Examining the Relationships between Stress, Reward Processing, and Bipolar Disorder

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Examining the Relationships between Stress, Reward Processing, and Bipolar Disorder

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Title: Examining the Relationships between Stress, Reward Processing, and Bipolar Disorder
Author: Berghorst, Lisa Hinckley
Citation: Berghorst, Lisa Hinckley. 2012. Examining the Relationships between Stress, Reward Processing, and Bipolar Disorder. Doctoral dissertation, Harvard University.
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Abstract: Bipolar disorder (BD) is a prevalent illness associated with severe impairments in functioning and elusive etiological pathways. Although a strong link between negative life stress and the onset of mood episodes in BD has been documented, the mechanisms underlying this connection remain unclear. A dysregulated reward system may play a prominent role in bridging these phenomena given that anhedonia and hyperhedonia are often symptoms of BD. Furthermore, emerging research suggests that negative stress influences reward responsiveness and the neurobiological substrates that regulate this system. The overarching goal of this dissertation was to gain a more comprehensive understanding of the complex connections between negative stress, reward processing, and BD. The first aim was to closely examine the connection between negative stress and reward processing in psychiatrically healthy individuals by investigating the specificity of the effects of stress on sensitivity to reward versus punishment, and the role of perceived control over stress. This was implemented using a probabilistic stimulus selection task, an acute ('threat-of-shock') stressor, and three between-group conditions: 'controllable stress,' 'uncontrollable stress' and 'no-stress.' Consistent with hypotheses, individuals under stress exhibited reduced reward sensitivity relative to individuals not under stress, and these deficits were reward-specific. However, this effect emerged only when participants were re-grouped based on their cortisol reactivity, suggesting that the original experimental design (including manipulation of stress controllability) was only partially successful. The second aim was to examine the neural mechanisms underlying the relationships between stress, reward processing, and BD. To this end, euthymic individuals with BD and demographically-matched controls performed a Monetary Incentive Delay task while undergoing fMRI during no-stress and stress (negative psychosocial stressor) conditions. A significant between-group difference emerged in the no-stress condition: BD subjects had lower activation than controls in the dorsal ACC during reward anticipation. This finding may translate to an impaired ability to use reward-predicting cues to appropriately engage in goal-directed actions, thus highlighting a potential neural mechanism that could underlie dysfunctional reward processing in BD. Longitudinal studies using high-risk samples are needed to evaluate whether this finding reflects a vulnerability factor for BD or an effect of the illness.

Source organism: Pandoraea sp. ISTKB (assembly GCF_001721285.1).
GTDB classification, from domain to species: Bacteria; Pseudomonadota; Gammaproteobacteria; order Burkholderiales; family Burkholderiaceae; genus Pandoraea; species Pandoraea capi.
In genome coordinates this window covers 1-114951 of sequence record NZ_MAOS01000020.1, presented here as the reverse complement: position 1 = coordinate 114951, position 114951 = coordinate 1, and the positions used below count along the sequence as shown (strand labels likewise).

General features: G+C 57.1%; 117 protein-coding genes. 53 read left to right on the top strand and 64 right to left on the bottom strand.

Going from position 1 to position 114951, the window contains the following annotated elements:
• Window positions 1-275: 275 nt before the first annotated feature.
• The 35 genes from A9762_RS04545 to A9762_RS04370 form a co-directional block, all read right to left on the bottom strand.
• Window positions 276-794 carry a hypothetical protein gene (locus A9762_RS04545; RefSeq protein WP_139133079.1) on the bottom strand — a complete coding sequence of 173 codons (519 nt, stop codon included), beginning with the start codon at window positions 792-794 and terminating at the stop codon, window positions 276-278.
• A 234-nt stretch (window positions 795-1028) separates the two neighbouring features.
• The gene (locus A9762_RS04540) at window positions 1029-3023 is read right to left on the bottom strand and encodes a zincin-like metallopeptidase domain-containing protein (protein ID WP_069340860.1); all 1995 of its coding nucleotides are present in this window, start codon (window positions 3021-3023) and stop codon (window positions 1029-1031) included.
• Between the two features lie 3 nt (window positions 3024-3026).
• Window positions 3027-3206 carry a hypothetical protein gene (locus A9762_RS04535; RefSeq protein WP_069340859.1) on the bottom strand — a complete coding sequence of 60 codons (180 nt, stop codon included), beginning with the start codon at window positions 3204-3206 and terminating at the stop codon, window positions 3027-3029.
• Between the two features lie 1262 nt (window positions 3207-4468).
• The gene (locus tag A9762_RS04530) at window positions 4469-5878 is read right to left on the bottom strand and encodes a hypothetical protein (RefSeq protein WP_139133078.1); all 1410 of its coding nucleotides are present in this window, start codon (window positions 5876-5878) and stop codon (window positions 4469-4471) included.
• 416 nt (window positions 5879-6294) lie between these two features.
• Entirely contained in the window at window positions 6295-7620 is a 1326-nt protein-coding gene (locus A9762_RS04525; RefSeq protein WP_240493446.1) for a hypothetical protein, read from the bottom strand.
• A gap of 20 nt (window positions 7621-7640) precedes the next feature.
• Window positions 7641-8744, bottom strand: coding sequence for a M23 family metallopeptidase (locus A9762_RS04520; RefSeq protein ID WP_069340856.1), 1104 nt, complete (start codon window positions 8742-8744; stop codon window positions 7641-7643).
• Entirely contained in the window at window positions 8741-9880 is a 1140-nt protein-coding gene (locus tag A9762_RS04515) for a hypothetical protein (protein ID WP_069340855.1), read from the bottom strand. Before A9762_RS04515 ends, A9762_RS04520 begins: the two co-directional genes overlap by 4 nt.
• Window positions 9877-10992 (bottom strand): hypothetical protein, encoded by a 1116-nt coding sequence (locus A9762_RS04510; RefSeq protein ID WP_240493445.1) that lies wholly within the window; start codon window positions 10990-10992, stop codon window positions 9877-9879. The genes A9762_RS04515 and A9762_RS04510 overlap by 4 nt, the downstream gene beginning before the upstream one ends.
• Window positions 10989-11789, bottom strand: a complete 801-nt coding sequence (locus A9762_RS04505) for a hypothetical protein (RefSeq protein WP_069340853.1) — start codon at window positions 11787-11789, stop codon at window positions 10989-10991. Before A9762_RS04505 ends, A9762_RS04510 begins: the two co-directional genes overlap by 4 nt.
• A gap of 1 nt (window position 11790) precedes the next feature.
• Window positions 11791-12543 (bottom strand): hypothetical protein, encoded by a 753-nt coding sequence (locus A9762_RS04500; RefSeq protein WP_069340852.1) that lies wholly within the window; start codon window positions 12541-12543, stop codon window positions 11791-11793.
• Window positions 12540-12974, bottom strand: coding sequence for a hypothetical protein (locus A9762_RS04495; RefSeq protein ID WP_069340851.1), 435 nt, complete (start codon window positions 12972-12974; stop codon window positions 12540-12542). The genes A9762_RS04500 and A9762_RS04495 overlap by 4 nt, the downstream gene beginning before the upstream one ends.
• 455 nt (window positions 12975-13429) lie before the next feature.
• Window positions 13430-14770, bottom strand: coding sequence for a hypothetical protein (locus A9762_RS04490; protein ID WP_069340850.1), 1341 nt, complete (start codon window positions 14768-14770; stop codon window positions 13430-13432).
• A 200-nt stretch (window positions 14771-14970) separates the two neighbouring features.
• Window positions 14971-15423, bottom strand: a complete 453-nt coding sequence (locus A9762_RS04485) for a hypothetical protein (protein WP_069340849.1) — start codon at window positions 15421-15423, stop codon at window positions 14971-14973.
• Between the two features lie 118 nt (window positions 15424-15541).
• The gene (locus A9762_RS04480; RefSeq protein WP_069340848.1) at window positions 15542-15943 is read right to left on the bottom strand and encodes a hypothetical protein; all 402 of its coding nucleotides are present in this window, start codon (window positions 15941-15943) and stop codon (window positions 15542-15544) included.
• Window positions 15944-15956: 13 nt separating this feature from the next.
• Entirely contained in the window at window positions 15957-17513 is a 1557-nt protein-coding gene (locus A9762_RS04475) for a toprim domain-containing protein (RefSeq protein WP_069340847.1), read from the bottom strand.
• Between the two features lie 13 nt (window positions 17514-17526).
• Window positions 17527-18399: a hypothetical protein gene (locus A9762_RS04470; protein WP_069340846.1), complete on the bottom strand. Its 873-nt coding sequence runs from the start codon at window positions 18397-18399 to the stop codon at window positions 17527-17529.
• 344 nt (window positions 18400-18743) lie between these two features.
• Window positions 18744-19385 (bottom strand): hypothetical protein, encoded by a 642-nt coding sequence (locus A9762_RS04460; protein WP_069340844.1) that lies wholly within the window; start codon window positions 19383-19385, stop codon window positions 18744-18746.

Citable link to this page: http://nrs.harvard.edu/urn-3:HUL.InstRepos:10382937
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